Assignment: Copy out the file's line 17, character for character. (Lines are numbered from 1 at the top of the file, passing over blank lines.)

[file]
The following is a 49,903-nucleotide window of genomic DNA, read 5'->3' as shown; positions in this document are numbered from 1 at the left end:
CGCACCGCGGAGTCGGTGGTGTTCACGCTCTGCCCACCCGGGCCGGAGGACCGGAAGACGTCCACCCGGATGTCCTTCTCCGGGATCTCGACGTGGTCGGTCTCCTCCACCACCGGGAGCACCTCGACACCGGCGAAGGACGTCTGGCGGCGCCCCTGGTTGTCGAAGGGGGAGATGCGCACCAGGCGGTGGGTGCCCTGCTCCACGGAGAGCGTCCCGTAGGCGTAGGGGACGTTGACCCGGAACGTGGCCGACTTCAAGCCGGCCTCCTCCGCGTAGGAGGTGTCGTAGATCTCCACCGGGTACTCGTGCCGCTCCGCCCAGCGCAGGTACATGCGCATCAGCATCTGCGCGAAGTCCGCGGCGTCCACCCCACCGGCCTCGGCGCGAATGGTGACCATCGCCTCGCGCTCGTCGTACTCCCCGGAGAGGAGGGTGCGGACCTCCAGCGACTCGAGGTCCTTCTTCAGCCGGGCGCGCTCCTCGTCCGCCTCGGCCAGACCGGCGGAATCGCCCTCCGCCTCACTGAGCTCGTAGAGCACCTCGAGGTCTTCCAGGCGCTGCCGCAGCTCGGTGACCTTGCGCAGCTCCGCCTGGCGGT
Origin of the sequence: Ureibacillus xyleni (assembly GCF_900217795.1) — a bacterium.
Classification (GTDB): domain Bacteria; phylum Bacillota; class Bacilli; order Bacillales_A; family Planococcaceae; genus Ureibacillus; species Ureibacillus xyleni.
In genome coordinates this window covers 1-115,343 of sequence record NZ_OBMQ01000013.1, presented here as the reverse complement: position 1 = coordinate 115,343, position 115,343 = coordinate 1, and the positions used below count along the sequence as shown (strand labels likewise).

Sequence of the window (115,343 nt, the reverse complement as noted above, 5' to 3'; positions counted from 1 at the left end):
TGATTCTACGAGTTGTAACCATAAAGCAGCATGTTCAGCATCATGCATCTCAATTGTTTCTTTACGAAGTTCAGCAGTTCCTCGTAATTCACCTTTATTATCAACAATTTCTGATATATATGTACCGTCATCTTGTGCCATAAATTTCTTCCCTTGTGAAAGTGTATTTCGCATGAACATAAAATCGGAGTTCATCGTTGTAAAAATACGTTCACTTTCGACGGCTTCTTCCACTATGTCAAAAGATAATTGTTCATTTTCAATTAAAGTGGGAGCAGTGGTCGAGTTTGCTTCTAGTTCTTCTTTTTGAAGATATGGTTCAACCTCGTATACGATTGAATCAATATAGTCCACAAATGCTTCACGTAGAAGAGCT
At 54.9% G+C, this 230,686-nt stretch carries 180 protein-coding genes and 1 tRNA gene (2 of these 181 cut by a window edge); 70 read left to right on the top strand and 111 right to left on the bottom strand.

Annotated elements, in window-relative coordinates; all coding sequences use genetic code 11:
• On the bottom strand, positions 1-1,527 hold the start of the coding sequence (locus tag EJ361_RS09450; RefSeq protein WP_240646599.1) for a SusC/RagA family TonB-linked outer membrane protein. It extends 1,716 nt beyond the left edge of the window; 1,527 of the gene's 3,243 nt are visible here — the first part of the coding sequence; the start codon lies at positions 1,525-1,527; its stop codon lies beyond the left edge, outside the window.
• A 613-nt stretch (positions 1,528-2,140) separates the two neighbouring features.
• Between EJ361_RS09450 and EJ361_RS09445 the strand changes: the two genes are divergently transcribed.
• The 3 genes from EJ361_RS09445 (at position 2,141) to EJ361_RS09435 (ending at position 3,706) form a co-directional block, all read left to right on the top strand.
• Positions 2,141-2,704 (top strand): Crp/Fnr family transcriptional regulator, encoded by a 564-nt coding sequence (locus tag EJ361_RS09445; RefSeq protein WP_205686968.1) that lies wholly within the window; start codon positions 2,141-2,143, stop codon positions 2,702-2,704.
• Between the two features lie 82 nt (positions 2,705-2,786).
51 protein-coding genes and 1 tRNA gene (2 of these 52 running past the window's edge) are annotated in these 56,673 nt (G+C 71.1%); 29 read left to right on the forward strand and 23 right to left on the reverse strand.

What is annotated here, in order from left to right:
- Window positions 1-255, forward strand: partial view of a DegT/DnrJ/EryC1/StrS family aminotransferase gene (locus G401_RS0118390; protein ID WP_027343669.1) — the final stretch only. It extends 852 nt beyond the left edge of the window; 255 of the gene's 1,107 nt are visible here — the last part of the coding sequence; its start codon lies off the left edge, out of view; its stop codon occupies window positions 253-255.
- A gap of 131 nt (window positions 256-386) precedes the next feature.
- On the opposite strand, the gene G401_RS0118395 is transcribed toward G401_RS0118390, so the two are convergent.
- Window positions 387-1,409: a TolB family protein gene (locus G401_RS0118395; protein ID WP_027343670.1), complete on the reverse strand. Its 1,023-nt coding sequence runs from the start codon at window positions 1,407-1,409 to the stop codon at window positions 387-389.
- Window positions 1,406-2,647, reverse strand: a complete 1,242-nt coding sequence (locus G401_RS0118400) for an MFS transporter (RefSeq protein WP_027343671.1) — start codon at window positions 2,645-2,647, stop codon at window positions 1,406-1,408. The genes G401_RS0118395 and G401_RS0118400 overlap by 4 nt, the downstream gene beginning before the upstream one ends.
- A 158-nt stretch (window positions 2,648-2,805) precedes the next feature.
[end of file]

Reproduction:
What is annotated here, in order from left to right: